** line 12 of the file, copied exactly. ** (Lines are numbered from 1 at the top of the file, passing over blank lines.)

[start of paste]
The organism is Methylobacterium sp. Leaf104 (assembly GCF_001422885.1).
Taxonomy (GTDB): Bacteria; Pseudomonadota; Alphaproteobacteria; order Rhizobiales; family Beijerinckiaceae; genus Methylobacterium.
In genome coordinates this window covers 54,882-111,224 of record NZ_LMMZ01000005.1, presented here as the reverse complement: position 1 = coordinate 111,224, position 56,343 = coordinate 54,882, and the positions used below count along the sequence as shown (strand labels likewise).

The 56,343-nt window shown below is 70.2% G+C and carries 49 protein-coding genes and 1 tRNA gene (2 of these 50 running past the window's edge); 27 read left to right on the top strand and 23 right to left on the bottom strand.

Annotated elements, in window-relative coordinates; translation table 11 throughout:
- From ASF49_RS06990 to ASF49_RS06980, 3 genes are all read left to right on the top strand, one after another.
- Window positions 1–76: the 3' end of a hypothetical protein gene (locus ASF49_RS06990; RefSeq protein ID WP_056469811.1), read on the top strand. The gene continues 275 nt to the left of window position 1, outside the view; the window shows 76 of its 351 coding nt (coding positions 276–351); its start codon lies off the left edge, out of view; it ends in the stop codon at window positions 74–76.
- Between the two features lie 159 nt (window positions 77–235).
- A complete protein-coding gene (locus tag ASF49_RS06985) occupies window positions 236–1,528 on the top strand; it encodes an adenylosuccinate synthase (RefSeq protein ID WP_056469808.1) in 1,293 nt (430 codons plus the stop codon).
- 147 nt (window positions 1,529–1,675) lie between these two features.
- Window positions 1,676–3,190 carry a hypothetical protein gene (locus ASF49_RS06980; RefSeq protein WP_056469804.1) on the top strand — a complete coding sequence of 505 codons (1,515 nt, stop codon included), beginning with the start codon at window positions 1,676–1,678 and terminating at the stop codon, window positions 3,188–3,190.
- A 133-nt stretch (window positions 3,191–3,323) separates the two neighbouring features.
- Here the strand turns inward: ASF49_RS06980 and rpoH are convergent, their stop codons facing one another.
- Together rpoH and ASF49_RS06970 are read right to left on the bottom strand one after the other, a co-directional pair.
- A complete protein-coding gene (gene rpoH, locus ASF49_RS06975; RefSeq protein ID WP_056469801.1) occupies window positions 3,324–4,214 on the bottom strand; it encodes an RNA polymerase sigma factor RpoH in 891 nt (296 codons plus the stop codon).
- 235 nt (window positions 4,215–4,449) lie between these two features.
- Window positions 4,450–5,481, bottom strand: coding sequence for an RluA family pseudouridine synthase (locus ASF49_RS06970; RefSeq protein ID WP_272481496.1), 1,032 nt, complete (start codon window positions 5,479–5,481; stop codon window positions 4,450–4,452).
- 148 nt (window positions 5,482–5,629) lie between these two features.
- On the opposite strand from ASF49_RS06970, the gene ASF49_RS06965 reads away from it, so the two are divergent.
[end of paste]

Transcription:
- A 133-nt stretch (window positions 3,191–3,323) separates the two neighbouring features.